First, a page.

South Africa's national police chief has been suspended and a Cabinet minister fired after the two were caught up in a police headquarters leasing scandal, President Jacob Zuma said in a nationally televised announcement Monday.
Zuma also fired another minister who an independent investigator said used taxpayer money to visit a girlfriend imprisoned in Switzerland.
The announcements followed months of calls for Zuma to act decisively against corruption.
South African political analyst Adam Habib said the moves would send a message to civil servants and governing party leaders that wrongdoing has consequences. But Habib added in an interview with the South African television station eTV that he wished Zuma had acted sooner.
In February, a report said that police chief Bheki Cele violated laws and regulations by failing to seek competitive bids when leasing police offices. Cele's "conduct was improper, unlawful and amounted to maladministration," said the report by Public Protector Thuli Madonsela, a government official charged with policing the civil service.
The report came less than a year after Cele's predecessor was convicted of corruption for going on shopping sprees with a convicted drug smuggler.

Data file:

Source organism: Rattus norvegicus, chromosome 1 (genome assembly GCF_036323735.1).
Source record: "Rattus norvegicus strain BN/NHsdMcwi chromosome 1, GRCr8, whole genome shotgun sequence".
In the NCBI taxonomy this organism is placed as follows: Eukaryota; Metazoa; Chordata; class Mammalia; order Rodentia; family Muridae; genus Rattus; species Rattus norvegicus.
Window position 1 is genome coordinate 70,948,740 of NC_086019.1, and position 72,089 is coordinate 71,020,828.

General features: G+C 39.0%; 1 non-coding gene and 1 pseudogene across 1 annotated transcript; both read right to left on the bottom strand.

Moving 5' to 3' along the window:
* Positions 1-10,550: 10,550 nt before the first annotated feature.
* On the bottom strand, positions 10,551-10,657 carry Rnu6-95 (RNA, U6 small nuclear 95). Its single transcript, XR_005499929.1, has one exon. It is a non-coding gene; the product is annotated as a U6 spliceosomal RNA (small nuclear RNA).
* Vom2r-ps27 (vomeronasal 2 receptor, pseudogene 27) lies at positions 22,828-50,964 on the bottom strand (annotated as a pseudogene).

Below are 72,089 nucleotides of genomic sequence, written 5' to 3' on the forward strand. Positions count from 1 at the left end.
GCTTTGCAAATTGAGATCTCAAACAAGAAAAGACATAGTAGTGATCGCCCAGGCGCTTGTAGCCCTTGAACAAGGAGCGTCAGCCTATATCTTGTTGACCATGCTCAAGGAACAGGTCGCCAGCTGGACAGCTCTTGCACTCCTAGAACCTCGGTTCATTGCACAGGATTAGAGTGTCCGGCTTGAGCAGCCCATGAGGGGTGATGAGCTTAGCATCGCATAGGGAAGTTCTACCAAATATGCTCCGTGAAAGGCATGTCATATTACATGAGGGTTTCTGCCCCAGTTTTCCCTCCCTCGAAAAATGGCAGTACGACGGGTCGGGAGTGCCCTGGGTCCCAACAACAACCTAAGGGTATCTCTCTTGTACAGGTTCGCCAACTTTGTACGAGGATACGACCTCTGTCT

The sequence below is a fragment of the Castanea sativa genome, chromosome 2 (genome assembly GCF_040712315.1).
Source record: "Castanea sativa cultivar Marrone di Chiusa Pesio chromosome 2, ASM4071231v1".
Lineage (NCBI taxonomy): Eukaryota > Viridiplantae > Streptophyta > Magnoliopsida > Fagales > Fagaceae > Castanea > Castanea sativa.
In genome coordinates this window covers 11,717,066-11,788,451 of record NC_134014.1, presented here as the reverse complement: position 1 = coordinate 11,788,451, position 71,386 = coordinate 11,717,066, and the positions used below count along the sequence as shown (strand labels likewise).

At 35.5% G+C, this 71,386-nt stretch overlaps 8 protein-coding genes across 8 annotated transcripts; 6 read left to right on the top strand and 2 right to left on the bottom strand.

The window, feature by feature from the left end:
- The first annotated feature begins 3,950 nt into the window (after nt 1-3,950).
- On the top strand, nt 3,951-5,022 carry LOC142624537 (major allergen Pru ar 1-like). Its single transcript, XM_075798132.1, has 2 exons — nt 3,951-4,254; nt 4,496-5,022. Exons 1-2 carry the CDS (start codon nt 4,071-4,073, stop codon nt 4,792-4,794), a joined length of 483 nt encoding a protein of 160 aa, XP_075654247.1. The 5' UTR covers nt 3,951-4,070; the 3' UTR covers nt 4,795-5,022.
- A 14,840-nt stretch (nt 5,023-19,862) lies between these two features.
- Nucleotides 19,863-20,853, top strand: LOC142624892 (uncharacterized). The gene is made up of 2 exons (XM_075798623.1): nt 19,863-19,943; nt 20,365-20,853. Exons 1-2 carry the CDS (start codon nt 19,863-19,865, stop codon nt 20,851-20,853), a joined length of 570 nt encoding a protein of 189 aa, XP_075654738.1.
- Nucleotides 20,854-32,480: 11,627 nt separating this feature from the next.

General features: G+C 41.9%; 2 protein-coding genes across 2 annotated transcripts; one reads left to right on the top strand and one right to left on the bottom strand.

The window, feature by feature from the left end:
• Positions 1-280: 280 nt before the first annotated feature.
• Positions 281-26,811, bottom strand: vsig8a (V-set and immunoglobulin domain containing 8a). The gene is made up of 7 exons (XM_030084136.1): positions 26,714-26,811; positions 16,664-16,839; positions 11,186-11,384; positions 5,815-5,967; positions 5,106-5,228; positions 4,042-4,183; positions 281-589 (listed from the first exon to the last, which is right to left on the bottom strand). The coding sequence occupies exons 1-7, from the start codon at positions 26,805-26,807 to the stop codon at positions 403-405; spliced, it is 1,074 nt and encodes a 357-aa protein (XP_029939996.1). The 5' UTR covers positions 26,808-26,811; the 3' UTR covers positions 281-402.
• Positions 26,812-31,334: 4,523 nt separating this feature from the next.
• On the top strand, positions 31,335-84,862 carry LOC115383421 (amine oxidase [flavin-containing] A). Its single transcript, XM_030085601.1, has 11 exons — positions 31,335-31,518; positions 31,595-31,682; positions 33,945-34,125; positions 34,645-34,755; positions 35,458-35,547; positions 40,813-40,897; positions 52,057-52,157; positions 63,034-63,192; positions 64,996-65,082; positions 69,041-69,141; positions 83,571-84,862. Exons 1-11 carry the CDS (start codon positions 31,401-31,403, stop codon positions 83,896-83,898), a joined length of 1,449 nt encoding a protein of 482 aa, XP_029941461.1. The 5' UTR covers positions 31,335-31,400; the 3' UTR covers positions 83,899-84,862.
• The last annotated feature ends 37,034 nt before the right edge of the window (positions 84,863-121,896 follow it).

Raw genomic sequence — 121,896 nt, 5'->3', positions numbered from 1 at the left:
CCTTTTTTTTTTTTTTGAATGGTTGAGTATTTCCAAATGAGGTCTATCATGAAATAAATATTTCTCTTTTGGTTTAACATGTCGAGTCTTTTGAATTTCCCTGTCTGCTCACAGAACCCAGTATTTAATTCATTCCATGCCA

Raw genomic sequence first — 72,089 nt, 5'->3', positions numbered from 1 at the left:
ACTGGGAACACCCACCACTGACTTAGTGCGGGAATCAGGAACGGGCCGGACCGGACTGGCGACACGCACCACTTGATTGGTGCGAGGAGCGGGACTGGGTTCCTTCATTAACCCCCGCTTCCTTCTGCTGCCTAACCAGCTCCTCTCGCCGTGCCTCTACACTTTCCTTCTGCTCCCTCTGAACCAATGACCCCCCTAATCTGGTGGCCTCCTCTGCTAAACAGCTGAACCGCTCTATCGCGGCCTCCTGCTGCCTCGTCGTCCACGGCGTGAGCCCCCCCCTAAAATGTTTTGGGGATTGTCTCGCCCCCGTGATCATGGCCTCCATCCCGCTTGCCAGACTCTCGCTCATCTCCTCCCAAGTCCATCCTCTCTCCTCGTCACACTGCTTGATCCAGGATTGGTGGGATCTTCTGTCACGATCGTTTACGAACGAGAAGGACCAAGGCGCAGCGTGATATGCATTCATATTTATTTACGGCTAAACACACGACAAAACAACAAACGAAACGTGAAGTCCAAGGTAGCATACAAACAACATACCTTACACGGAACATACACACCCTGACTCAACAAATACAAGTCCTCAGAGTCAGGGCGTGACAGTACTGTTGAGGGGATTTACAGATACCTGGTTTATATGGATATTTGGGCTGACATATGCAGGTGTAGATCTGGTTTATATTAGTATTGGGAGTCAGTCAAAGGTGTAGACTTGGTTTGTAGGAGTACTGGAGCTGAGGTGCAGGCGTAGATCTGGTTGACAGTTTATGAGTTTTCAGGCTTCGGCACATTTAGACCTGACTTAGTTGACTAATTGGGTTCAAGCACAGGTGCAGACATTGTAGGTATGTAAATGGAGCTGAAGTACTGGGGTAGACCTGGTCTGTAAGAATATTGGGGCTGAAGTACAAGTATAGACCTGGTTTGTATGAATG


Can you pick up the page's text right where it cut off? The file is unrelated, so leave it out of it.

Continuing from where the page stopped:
The Public Works Ministry was involved in the leasing deal. Public Works Minister Gwen Mahlangu-Nkabinde was fired Monday. Zuma also named a three-member board of inquiry to investigate the allegations of misconduct in the leasing affair.
Also fired Monday was Sicelo Shiceka, the Cabinet minister in charge of ensuring local and national agencies work together to better serve the public. The Sunday Times had charged in April that Shiceka "abused taxpayers' money to lead a lifestyle befitting a multimillionaire."
Among other extravagances, the Johannesburg newspaper reported, Shiceka and members of his staff used public money to live for a year at a luxury Cape Town hotel. Taxpayers paid again when he flew first class to visit his girlfriend, a flight attendant jailed in Switzerland on drug charges.
After the newspaper articles were published, the public protector launched her own investigation into Shiceka's conduct. She concluded in a report earlier this month that the minister had violated ethics codes, "willfully misled" Zuma about his trip to Switzerland, and should pay taxpayers back hundreds of thousands of rand (tens of thousands of dollars) spent on unwarranted hotel stays and travel.
The Democratic Alliance, South Africa's main opposition party, said in a statement it welcomed "the firm action taken by President Jacob Zuma today in firing Gwen Mahlangu-Nkabinde and Sicelo Shiceka, and suspending Bheki Cele.
"This announcement is better late than never."